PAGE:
Everything You Should Know About Happy Relationships in One Infographic
From communication to intimacy, this data visual has it all covered.
Teodora Zareva is an entrepreneur, writer, board games geek and a curious person at large. Her professional path has taken her from filmmaking and photography to writing, TEDx organizing, teaching, and social entrepreneurship. She has lived and worked in the U.S. and Bulgaria and is currently doing her MBA at Saïd Business School at the University of Oxford. Her biggest passion lies at the intersection of media and youth development. She is the co-founder of WishBOX Foundation, a Bulgarian NGO that helps high school students with their professional orientation by organizing events, courses, summer camps and developing digital media resources.
If there is one thing Hollywood has taught us (a.k.a managed to mislead us) about relationships, it is that once you meet your “soulmate”, happiness automatically ensues - eternally ever after. And if there is one thing we have learned from scientific research on couples who have managed to remain happy after years of being together, it is that happiness does not just ensue, and its ever-after is anything but guaranteed. The good news is, however, that we now know a lot about what to do to make a relationship work.
Happify, a company dedicated to helping people live happier lives, has created a wonderful infographic summarizing the most relevant research on how to build a good relationship.
But before we get into that, let's just make it clear that you don’t necessarily need a relationship to be happy. Actually, science is still a bit murky when it comes to whether or not being married makes you happier and whether or not the positive effects of marriage are actually associated with better financial resources and not being stereotyped or socially excluded (which usually happens to single people after a certain age).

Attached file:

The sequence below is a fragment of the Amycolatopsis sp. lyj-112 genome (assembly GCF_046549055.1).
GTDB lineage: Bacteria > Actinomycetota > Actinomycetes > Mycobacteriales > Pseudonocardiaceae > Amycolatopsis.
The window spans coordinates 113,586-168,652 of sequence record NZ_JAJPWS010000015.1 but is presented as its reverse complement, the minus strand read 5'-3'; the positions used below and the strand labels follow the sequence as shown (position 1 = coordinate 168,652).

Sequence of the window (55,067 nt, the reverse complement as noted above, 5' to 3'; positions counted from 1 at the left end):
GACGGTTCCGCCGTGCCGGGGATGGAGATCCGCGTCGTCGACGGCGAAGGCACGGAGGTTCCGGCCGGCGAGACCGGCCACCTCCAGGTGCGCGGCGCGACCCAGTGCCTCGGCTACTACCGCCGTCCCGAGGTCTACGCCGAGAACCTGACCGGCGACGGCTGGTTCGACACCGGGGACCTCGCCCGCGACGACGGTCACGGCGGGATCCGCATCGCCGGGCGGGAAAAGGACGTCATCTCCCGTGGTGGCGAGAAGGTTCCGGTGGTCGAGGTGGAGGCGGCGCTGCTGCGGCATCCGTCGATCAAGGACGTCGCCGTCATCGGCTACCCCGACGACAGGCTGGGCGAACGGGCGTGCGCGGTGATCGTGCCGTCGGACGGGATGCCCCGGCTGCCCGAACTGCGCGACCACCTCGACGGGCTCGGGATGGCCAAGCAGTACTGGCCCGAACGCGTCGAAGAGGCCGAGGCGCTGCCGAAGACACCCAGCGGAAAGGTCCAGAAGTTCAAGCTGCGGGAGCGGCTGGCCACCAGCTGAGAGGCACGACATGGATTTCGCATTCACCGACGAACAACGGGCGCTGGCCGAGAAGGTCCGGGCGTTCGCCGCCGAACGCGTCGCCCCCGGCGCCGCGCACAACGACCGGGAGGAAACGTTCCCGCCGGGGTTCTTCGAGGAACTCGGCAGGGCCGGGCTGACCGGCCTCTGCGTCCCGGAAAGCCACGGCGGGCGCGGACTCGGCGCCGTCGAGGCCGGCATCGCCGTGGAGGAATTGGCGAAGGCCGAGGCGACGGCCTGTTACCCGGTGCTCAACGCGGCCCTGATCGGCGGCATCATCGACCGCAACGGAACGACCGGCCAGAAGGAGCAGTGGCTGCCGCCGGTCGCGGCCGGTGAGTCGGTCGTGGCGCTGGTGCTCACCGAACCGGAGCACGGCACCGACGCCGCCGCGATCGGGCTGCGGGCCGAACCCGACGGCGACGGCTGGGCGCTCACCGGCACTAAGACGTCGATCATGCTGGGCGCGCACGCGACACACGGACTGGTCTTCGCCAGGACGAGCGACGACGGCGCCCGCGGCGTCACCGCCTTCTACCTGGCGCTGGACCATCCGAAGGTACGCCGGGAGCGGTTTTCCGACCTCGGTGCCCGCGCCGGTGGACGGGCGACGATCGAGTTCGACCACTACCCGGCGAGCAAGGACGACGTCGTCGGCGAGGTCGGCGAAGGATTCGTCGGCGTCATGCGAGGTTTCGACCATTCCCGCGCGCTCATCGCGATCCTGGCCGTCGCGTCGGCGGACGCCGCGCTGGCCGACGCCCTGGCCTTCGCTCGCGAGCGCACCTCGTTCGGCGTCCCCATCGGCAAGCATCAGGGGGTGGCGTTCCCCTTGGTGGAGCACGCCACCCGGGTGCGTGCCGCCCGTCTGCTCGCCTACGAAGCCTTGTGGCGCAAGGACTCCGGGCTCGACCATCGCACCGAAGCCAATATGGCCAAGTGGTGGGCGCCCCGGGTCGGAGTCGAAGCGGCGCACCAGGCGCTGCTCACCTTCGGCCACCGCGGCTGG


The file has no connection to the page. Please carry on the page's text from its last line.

Another drawback of the research on marriage is that it usually excludes divorced and widowed people. This is problematic, because if you want to know the long-lasting implications of getting married, divorced and widowed people should be included in the “married” group.
Even so, the results from a nationally representative sample described in the book Singled Out show that on a scale of 1 to 4, with 4 indicating the greatest happiness, currently married people rate themselves at 3.3, always-single people at 3.2, and divorced and widowed people both rate themselves at 2.9. And, as you will see from the infographic below, statistics show that after the initial two-year happiness boost marriage gives you, happiness levels return back to what they were prior to the marriage.
So, if you are in a relationship or have no intentions to remain single forever, here are the best habits, mindsets and attitudes that have been proven by science to improve the quality of relationships. Otherwise, if you would like some more evidence that staying single will not make you more miserable than your married friends, read this.
Our experience of time may be blinding us to its true nature, say scientists.
- Time may not be passing at all, says the Block Universe Theory.
- Time travel may be possible.
- Your perception of time is likely relative to you and limited.
From questionable shipwrecks to outright attacks, they clearly don't want to be bothered.
- Many have tried to contact the Sentinelese, to write about them, or otherwise.
- But the inhabitants of the 23 square mile island in the Bay of Bengal don't want anything to do with the outside world.
- Their numbers are unknown, but either 40 or 500 remain.
At least he wasn't burned at the stake, right?
- The letter suggests Galileo censored himself a bit in order to fly more under the radar. It didn't work, though.
- The Royal Society Journal will publish the variants of the letters shortly, and scholars will begin to analyze the results.
- The letter was in obscurity for hundreds of years in Royal Society Library in London.
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